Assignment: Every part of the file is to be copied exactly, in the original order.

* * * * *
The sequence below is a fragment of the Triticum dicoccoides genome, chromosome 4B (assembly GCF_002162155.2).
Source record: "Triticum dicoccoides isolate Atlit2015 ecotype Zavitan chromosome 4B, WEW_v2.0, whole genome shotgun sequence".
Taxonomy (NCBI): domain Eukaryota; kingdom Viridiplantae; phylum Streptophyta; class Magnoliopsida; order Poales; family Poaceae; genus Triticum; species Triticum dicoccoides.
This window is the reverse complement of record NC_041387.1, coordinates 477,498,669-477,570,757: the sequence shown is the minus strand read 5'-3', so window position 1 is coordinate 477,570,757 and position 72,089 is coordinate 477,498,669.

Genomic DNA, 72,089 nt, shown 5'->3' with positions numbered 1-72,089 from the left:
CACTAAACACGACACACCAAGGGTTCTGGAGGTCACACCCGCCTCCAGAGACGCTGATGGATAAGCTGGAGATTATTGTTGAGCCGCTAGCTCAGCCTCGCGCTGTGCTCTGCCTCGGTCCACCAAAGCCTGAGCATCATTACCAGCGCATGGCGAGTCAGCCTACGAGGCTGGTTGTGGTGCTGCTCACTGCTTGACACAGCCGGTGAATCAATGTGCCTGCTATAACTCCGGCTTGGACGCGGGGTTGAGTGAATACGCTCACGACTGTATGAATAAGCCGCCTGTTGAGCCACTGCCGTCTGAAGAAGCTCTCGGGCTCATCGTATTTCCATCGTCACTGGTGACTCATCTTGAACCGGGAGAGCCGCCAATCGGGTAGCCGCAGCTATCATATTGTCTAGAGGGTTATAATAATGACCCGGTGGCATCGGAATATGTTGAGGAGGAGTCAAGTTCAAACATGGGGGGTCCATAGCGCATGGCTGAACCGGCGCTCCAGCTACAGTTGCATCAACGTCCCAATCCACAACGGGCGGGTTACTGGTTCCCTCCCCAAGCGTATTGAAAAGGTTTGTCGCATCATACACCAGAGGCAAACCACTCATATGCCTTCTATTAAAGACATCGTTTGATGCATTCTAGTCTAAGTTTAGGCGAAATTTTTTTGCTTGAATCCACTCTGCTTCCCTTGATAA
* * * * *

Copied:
The sequence below is a fragment of the Triticum dicoccoides genome, chromosome 4B (assembly GCF_002162155.2).
Source record: "Triticum dicoccoides isolate Atlit2015 ecotype Zavitan chromosome 4B, WEW_v2.0, whole genome shotgun sequence".
Taxonomy (NCBI): domain Eukaryota; kingdom Viridiplantae; phylum Streptophyta; class Magnoliopsida; order Poales; family Poaceae; genus Triticum; species Triticum dicoccoides.
This window is the reverse complement of record NC_041387.1, coordinates 477,498,669-477,570,757: the sequence shown is the minus strand read 5'-3', so window position 1 is coordinate 477,570,757 and position 72,089 is coordinate 477,498,669.

Genomic DNA, 72,089 nt, shown 5'->3' with positions numbered 1-72,089 from the left:
CACTAAACACGACACACCAAGGGTTCTGGAGGTCACACCCGCCTCCAGAGACGCTGATGGATAAGCTGGAGATTATTGTTGAGCCGCTAGCTCAGCCTCGCGCTGTGCTCTGCCTCGGTCCACCAAAGCCTGAGCATCATTACCAGCGCATGGCGAGTCAGCCTACGAGGCTGGTTGTGGTGCTGCTCACTGCTTGACACAGCCGGTGAATCAATGTGCCTGCTATAACTCCGGCTTGGACGCGGGGTTGAGTGAATACGCTCACGACTGTATGAATAAGCCGCCTGTTGAGCCACTGCCGTCTGAAGAAGCTCTCGGGCTCATCGTATTTCCATCGTCACTGGTGACTCATCTTGAACCGGGAGAGCCGCCAATCGGGTAGCCGCAGCTATCATATTGTCTAGAGGGTTATAATAATGACCCGGTGGCATCGGAATATGTTGAGGAGGAGTCAAGTTCAAACATGGGGGGTCCATAGCGCATGGCTGAACCGGCGCTCCAGCTACAGTTGCATCAACGTCCCAATCCACAACGGGCGGGTTACTGGTTCCCTCCCCAAGCGTATTGAAAAGGTTTGTCGCATCATACACCAGAGGCAAACCACTCATATGCCTTCTATTAAAGACATCGTTTGATGCATTCTAGTCTAAGTTTAGGCGAAATTTTTTTGCTTGAATCCACTCTGCTTCCCTTGATAA